Cabbage is another high-fiber cruciferous vegetable that can cause gas in adults and babies who eat solids. Again, the fiber reaches the large intestine intact, where it's broken down by naturally-occurring gut bacteria that produce gas.
Just as with broccoli, there's no reason to systematically avoid cabbage while you're breastfeeding just because it gives you gas. But if your baby seems gassy and fussy every time you eat cabbage, you may want to avoid it to see if your baby's stomach troubles improve.
Do bananas cause gas?
Fruits including bananas, apples, peaches, pears, and dried fruits can cause excessive gas, especially in people with gastrointestinal (GI) disorders including irritable bowel syndrome (IBS). That's because these fruits contain fructose, a type of sugar their GI systems poorly digest. Fruits with high-fiber skin, like apples and pears, tend to cause more gas than bananas.
Research shows that fructose can pass through breast milk. And children can have IBS, especially if a parent has the condition. IBS causes other symptoms beyond gas, including abdominal pain as well as constipation and/or diarrhea. If your baby has these symptoms and you're concerned it's IBS, talk to their doctor. They may suggest an elimination diet for you and possibly probiotic drops for your baby.
Do eggs cause gas?
Eggs are actually less likely to cause gas than many other foods. However, when they do, the gas tends to be stinky.
Egg allergies, on the other hand, are one of the most common food allergies in children and can occur as early as infancy. Children who are allergic to eggs have other symptoms, including skin rashes, nausea, vomiting, diarrhea, or trouble breathing, in the hours after eating.
Research suggests that breastfed infants are unlikely to experience food allergies from allergenic foods that their moms eat. But if you think your baby has a food allergy – and especially if they have any other symptoms after you eat eggs or other allergenic foods – talk to their doctor.
Does garlic make babies gassy?
Garlic commonly causes gas for people with IBS and small intestinal bacterial overgrowth (SIBO). It's a high-FODMAP food, meaning it contains certain sugars – in this case, fructans – that people with these conditions have a hard time digesting, causing gas and other GI symptoms like constipation and diarrhea.
There's no evidence proving that the gas-causing properties of garlic make it into your breast milk. But you may want to consider eliminating garlic from your diet if it seems to cause tummy troubles in your baby.
Strong flavors like garlic can make your breast milk taste and smell different, although this usually doesn't make babies fussier. In fact, research has found that babies whose moms eat garlic extract tend to feed for longer and prefer more flavors in breast milk, which may ease the transition to solid foods.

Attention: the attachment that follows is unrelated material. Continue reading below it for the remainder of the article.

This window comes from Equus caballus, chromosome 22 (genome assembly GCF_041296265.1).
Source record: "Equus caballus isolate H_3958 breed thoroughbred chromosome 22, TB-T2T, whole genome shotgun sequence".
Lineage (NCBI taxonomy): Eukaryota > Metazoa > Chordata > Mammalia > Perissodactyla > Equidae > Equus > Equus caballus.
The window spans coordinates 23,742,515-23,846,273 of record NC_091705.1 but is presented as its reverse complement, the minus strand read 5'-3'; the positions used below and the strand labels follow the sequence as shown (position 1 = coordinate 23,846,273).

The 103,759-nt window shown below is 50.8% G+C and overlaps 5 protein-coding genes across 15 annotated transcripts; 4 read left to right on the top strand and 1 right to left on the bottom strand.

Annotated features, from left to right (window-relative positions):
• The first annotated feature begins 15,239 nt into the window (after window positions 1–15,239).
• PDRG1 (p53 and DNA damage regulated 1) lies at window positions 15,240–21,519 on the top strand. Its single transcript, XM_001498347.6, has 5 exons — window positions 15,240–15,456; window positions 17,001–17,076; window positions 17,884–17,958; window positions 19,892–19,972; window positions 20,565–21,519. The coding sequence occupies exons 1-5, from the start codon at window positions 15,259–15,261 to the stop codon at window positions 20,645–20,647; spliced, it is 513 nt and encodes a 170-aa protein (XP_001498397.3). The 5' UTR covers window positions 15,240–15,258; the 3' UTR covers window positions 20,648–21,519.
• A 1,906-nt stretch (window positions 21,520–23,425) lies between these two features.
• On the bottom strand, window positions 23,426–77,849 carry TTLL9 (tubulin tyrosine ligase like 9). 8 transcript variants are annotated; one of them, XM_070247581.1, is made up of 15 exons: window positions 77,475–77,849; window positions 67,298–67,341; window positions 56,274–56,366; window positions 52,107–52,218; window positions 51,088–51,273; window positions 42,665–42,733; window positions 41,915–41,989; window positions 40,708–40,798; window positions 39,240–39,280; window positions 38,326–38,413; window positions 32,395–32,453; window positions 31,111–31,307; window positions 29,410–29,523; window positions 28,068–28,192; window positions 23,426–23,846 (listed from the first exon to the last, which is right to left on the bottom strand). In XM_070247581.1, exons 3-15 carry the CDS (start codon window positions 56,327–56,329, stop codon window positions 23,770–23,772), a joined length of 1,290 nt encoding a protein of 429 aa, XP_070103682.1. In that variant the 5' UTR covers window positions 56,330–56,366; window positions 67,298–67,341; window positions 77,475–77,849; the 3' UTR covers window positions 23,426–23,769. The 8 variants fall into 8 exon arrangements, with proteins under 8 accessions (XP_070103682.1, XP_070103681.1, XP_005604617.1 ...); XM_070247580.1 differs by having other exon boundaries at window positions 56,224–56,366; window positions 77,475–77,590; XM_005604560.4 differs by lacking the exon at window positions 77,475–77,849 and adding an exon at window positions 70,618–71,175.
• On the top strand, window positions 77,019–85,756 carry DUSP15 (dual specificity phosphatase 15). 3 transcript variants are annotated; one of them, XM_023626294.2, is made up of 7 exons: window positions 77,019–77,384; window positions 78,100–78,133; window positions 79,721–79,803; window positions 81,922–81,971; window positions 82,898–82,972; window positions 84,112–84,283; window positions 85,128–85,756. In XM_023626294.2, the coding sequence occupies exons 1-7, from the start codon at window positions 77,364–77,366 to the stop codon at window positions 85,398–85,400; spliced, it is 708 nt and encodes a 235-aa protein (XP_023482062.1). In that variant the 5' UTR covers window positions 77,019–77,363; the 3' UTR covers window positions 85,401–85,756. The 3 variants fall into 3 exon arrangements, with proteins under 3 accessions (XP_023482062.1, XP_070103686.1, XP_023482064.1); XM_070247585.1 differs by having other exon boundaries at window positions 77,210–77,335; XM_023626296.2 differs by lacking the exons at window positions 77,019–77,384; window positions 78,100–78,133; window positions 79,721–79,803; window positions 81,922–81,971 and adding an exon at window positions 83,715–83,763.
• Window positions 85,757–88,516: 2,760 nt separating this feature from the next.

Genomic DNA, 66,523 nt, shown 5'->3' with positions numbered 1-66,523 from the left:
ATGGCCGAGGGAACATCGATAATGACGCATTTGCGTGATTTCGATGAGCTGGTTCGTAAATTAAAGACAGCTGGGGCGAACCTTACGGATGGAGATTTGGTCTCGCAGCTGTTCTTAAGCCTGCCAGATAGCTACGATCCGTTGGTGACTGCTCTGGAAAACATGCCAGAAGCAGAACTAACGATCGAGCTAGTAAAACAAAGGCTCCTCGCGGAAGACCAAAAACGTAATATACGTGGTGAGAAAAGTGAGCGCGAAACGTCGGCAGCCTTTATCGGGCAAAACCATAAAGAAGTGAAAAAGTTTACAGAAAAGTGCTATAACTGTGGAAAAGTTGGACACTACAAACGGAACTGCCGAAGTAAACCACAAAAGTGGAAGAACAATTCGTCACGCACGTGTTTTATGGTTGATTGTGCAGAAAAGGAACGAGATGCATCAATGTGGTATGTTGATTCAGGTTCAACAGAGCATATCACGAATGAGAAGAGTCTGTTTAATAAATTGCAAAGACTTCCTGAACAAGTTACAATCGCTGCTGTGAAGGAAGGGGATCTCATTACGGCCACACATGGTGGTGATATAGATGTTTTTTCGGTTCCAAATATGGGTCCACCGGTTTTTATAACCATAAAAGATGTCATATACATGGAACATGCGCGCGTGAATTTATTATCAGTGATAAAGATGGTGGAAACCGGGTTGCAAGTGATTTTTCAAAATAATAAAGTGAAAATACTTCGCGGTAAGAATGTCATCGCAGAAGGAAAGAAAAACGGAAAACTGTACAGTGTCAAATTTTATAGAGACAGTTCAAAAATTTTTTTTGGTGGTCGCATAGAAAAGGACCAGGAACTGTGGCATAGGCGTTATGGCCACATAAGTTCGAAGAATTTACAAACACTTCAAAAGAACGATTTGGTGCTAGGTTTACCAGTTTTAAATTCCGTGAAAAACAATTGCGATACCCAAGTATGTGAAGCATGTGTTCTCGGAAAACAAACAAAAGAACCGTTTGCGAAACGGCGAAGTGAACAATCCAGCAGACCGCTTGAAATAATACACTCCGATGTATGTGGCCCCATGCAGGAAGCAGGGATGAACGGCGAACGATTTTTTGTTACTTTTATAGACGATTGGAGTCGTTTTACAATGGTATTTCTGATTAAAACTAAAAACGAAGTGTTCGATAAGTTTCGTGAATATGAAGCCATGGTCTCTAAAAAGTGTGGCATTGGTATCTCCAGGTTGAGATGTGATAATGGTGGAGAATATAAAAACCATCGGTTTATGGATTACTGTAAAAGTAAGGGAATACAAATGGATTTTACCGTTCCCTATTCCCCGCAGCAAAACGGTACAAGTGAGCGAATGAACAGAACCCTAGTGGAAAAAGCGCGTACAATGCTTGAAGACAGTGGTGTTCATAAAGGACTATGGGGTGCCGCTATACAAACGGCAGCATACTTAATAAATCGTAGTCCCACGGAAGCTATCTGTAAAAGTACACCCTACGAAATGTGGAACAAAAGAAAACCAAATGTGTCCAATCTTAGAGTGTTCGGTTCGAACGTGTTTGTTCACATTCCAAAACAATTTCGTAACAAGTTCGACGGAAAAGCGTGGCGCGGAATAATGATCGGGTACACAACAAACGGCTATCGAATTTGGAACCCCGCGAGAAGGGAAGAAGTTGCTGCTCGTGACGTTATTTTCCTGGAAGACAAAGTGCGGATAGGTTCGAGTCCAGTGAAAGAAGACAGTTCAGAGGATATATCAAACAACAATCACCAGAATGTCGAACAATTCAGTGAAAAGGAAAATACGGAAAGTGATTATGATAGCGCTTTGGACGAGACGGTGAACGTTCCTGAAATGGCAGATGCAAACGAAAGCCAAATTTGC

What to do if your breastfed baby is gassy
For the most part, baby gas isn't something to be concerned about. In the vast majority of cases, a little gas is completely normal and doesn't bother most babies. Chances are you can eat what you want without upsetting your baby's tummy.
However, you may want to try one of the following tactics if your gassy breastfed baby seems to be uncomfortable or colicky, cries for no discernable reason, or consistently has a challenging witching hour.
Check for latching problems
Many newborns struggle to find a good breastfeeding latch. If your baby isn't latching on well, they'll swallow more air, resulting in gas. A poor latch may also make your nipples sore, bruised, red, or cracked. If you think your baby might not be latching properly, talk to their doctor and consider visiting a lactation consultant.
If you have an abundance of milk, your baby may be suffering from lactose overload. This happens if your baby gets a lot of foremilk, which has lots of lactose, and less hindmilk, which is high in fat to slow the digestive process. As a result, the enzyme in your baby's system that digests lactose becomes overwhelmed and can't do its job. Babies with lactose overload may also be fussy at feedings and have loose, green, explosive stools.
To ensure your baby is getting enough fatty hindmilk, allow your baby to nurse for as long as they want on the first breast. Your baby may only nurse a little – or possibly not at all – on the second breast. It's a good idea to talk to a lactation consultant to make sure oversupply is the problem before you try nursing on only one side, so you don't inadvertently cause your milk supply to drop.
Keep the air out
The more air your baby swallows during feedings, the gassier they'll be. Try to feed your baby before they start crying, because babies swallow air when they're upset. Also burp your baby after (and even during) every feeding.
Talk to your pediatrician about probiotics
Gas is partly a byproduct of certain bacteria in the intestines. Some evidence suggests that giving breastfed babies probiotics to feed healthy bacteria in the gut can help ease colic (which is commonly thought to be linked to gas). Talk to your doctor about whether it might be helpful to give your baby infant probiotic drops.
Try an elimination diet